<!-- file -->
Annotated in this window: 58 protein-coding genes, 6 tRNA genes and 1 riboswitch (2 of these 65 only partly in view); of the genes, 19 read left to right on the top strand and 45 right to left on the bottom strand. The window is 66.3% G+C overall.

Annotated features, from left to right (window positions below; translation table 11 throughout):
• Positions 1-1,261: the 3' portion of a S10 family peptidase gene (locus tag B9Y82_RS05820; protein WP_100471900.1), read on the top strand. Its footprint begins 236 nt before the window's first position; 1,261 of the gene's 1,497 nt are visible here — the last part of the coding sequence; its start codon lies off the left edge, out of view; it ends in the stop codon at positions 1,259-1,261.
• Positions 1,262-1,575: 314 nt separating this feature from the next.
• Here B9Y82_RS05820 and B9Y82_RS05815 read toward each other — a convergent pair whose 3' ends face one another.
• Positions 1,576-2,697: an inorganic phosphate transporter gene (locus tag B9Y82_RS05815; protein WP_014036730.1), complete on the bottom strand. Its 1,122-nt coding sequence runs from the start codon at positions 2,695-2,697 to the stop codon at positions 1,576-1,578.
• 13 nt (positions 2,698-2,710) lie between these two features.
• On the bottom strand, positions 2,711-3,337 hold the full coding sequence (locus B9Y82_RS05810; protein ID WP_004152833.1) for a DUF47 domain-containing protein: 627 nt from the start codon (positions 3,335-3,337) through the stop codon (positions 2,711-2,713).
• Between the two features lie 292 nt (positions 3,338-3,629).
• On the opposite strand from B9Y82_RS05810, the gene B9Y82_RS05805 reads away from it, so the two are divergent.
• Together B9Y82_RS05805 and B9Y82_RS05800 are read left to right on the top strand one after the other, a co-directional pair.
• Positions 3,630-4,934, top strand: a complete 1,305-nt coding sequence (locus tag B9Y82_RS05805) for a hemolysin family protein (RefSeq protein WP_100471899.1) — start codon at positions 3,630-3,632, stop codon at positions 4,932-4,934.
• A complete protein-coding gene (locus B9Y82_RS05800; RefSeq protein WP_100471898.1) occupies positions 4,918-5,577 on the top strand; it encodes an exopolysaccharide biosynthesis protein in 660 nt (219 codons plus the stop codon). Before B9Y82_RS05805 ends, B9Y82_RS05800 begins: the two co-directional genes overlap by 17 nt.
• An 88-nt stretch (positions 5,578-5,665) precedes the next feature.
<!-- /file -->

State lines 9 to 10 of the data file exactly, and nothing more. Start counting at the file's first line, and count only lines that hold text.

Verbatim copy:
• Between the two features lie 292 nt (positions 3,338-3,629).
• On the opposite strand from B9Y82_RS05810, the gene B9Y82_RS05805 reads away from it, so the two are divergent.